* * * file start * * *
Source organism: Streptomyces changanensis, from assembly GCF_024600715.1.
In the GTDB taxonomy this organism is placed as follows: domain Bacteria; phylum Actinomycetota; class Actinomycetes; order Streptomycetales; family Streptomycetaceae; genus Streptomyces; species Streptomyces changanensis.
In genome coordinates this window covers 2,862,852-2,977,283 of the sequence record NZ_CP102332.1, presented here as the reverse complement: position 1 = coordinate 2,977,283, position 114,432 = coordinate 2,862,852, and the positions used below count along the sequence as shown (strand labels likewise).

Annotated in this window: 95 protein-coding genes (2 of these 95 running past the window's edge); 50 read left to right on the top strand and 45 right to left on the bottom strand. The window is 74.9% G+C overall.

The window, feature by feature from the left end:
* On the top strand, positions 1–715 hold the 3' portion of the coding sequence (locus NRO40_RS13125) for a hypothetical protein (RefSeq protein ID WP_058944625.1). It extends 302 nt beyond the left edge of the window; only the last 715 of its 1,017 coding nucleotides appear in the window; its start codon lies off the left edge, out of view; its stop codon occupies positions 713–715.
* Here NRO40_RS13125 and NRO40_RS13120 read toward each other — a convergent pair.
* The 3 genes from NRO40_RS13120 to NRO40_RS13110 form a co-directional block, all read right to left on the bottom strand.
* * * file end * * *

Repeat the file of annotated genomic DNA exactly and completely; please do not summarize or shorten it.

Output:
Source organism: Streptomyces changanensis, from assembly GCF_024600715.1.
In the GTDB taxonomy this organism is placed as follows: domain Bacteria; phylum Actinomycetota; class Actinomycetes; order Streptomycetales; family Streptomycetaceae; genus Streptomyces; species Streptomyces changanensis.
In genome coordinates this window covers 2,862,852-2,977,283 of the sequence record NZ_CP102332.1, presented here as the reverse complement: position 1 = coordinate 2,977,283, position 114,432 = coordinate 2,862,852, and the positions used below count along the sequence as shown (strand labels likewise).

Annotated in this window: 95 protein-coding genes (2 of these 95 running past the window's edge); 50 read left to right on the top strand and 45 right to left on the bottom strand. The window is 74.9% G+C overall.

The window, feature by feature from the left end:
* On the top strand, positions 1–715 hold the 3' portion of the coding sequence (locus NRO40_RS13125) for a hypothetical protein (RefSeq protein ID WP_058944625.1). It extends 302 nt beyond the left edge of the window; only the last 715 of its 1,017 coding nucleotides appear in the window; its start codon lies off the left edge, out of view; its stop codon occupies positions 713–715.
* Here NRO40_RS13125 and NRO40_RS13120 read toward each other — a convergent pair.
* The 3 genes from NRO40_RS13120 to NRO40_RS13110 form a co-directional block, all read right to left on the bottom strand.